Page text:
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"Smart people (like smart lawyers) can come up with very good explanations for mistaken points of view."

- Richard P. Feynman, Physicist

"There is a danger in clarity, the danger of over looking the subtleties of truth."

-Alfred North Whitehead

January 3, 2011

Detecting Lies

Most people involved in the criminal justice system, or for that matter, any adversarial process, are often involved in attempting to detect lies. As a former prosecutor, people I worked with used all manners and techniques to detect lies, from determining whether or not someone “looked them in the eye” to polygraphs and computerized layer voice analysis. None of these techniques are known to be foolproof. Let’s examine what the research says about lie detection.

A recent meta-analysis of 247 samples was completed by researchers to determine the differences in ability of people to detect lies and the differences of the ability of people to lie without being detected.[i] First, it is well accepted that people are not accurate at detecting lies. The research literature confirms that an individual’s ability to detect a lie by merely watching a person tell it is little more than chance.[ii] In the real world, outside a research laboratory, such as in a court room, people attempt to detect lies by relying on motivational information of the person (does he have a reason to lie), other physical evidence, or other people’s testimony.[iii] If a statement conflicts with what the perceiver believes to be more credible evidence, the perceiver may decide someone is lying.

However, sometimes we have nothing other than the statement of the sender (the person making the statement) to make a judgment about whether or not they are lying. Bond et al (2008) attempted to measure if there were differences in individual’s ability to detect deception. Their answer was no. It does not appear that individuals vary in their ability to detect deception. They state: “These data provide no evidence that the best lie detection performances in this research literature reflect any extraordinary ability. The highest detection rates are no higher than chance would produce.[iv]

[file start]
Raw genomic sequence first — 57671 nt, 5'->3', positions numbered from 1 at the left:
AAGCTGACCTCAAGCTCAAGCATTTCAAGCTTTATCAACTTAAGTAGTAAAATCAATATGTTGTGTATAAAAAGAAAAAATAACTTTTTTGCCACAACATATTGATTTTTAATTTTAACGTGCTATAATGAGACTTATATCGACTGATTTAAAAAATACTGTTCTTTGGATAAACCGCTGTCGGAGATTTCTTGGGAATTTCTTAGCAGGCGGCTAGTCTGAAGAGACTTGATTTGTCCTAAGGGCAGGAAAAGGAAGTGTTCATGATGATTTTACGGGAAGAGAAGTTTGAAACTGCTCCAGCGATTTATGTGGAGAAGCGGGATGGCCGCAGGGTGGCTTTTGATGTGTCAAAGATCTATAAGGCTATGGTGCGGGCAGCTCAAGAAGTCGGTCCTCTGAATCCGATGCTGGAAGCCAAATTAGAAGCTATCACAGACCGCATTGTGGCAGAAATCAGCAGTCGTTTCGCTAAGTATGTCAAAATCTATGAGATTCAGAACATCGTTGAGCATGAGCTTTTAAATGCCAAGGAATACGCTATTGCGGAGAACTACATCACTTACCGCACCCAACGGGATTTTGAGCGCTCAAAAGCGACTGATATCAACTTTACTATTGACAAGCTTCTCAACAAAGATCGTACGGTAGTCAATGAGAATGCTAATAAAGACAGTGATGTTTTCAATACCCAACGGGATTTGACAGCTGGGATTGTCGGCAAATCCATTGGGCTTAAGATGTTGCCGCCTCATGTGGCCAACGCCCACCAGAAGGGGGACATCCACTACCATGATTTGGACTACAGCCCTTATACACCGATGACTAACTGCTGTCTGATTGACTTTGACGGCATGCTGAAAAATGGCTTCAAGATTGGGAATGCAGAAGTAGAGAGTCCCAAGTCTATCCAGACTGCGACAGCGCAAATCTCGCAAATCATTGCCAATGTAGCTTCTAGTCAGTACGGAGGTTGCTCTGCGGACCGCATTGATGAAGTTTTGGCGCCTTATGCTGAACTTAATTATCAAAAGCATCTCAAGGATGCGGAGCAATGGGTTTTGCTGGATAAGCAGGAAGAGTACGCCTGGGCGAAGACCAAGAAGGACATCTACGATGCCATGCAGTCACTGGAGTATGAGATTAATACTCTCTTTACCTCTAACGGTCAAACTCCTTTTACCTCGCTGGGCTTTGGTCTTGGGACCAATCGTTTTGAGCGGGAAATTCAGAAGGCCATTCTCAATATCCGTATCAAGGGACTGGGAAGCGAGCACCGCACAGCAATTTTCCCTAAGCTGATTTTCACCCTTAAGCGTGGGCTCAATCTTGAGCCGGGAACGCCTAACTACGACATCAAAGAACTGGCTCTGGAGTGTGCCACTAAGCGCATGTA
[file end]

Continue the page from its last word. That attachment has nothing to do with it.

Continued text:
These researchers also looked at the differences in perceivers credulity--“the general predisposition to regards others’ statements as truthful.[v] The research showed that there was a difference among perceivers in their credulity. Some people are more likely to believe something as the truth regardless of whether or not it is true, and others are more likely to think something is a lie regardless of whether or not it is true or not. However, neither of these individuals were any better than the other in detecting lies in a laboratory setting.[vi]

Much larger differences were found among individual’s ability to lie without being detected, or their detectability. Some liars are more often detected than others—they are bad liars. The research shows that some people are much better liars than others—they are good at lying. (Not good liars!)[vii]

These researchers also identified another interesting differing trait among people—their natural appearance of credibility. This trait is the largest determinant of a judgment of deception. Some people appear truthful, regardless of whether or not they are telling the truth. Other people appear untruthful, regardless of whether or not they are lying. These researchers hypothesize that this difference is related to facial anatomy. “Some infants are anatomically gifted with an honest-looking face; others are facially disadvantaged. The gifted have baby faces and the disadvantaged look mature.” This trait carries forward throughout their lives.[viii]

The bottom-line of this research is that we all are poor at detecting lies from the observation of the declarant alone. Some people are inherently biased toward believing people are telling the truth, while others are inherently biased toward believing someone is lying. Both are just as wrong. Some liars are better than others. The most important trait in people believing someone is telling the truth or not, is their appearance of credibility. We believe people are telling the truth, regardless of whether or not they are, if they look like people who we believe tell the truth. We disbelieve people, regardless of whether or not they are lying, if they look like people who we believe are liars.



[i] Bond, Charles F. Jr., and Cella M. DePaulo, (2008), Individual Differences in Judging Decemption: Accuracy and Bias, Pyschological Bulletin, Vol. 134. No. 4 pp. 477-492.

[ii] Ibid, p. 477.

[iii] Ibid. p. 488.

[iv]Ibid. p. 483

[v] Ibid. p. 478

[vi] Ibid. p 483

[vii] Ibid. p. 484.

[viii] Ibid. p. 487.

The views expressed in this blog are solely the views of the author(s) and do not represent the views of any other public official or organization.

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